Feature

Leaders and followers

People forming an arrow shape as leaders and followers
Photo: © Roman Fedin / 123RF Stock Photo

The culture today encourages competition. Advertisements give out the message, “Stand out and be noticed.  Succeed all the time.” It’s all about I, Me, Myself. This message implies that all of us should not only excel, but be leaders.  If everyone aspires to lead, then who will follow?

My late husband, Nelson, was a leader. He not only excelled in studies, he founded his own firm and held important positions in non-profit institutions. I am, on the other hand, by and large a follower. When I once mentioned to Nelson that I wished I could be a leader like him, he smiled and said, “Leaders need followers. If a person fancies himself as a leader and has no followers, then he is just fooling himself. Followers may not steal the limelight but they also have an important part to play in society for one-man armies exist only in movies. Basically one should not think in terms of followers and leaders but in terms of a team which is united that makes a difference.”

Think of a stage production. The main actors of the play get the applause but there is an entire team of people backstage who have contributed to the success of the play — stage-hands, backdrop designers, costume designers, and so on. So it is in life. The widowed mother of the young boy who slogged so that he could go to college and become a leader in an organization is also an important person and should not sell herself short.

However, the follower should beware of following a leader without using their grey cells. When the ‘head’ of a social body is followed blindly, this could lead to the so-called ethnic cleansing, an euphemism for mass murder. The annihilation of 6 million Jews during World War II was not just because of the crazy, megalomaniac, evil leader Adolf Hitler but his followers who believed his myth of Aryan superiority. Some were in it for personal gain.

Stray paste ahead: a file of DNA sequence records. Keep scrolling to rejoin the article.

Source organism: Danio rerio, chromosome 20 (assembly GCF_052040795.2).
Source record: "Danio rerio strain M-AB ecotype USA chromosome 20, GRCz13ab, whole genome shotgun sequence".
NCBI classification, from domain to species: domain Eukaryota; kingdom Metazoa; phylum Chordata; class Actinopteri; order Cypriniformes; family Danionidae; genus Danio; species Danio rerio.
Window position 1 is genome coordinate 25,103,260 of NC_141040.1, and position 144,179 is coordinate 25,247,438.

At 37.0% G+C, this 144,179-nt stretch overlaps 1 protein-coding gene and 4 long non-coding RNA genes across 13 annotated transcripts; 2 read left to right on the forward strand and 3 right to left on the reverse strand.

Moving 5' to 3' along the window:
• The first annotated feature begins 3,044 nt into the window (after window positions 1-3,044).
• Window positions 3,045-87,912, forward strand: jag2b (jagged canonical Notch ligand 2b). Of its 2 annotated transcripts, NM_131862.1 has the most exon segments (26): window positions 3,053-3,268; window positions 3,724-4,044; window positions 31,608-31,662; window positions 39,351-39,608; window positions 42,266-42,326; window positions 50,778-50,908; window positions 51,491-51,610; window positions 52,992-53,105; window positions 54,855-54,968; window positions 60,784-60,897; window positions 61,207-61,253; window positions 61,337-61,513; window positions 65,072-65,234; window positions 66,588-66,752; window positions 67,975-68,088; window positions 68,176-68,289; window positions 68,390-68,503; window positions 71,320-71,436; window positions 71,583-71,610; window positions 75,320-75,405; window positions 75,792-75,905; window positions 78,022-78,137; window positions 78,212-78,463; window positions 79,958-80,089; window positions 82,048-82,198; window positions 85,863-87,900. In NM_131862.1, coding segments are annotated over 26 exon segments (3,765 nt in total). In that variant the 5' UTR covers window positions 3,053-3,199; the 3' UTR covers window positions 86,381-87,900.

In the Oscar-winning movie Schindler’s List, Oskar Schindler, a German industrialist and himself a member of the Nazi party, could not bear to see his fellow Nazis ruthlessly killing the Jews. He used his own personal wealth to bribe Amon Goth, the commandant of a concentration camp in Poland, to save 1,200 Jews from going to the gas chambers, claiming he needed them to work in his armament factory. Schindler ensured that no usable armaments were produced during the seven months his factory was operational. He took a great risk in not following Hitler’s agenda but this did not deter him from pursuing the path he believed was correct.

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Monica Fernandes is a freelance writer from Mumbai for whom writing is a satisfying hobby. She writes for several magazines including The Teenager Today. She has authored a book for teenagers entitled Towards A Fuller Life published by Better Yourself Books.

Monica Fernandes

Monica Fernandes is a freelance writer from Mumbai for whom writing is a satisfying hobby. She writes for several magazines including The Teenager Today. She has authored a book for teenagers entitled Towards A Fuller Life published by Better Yourself Books.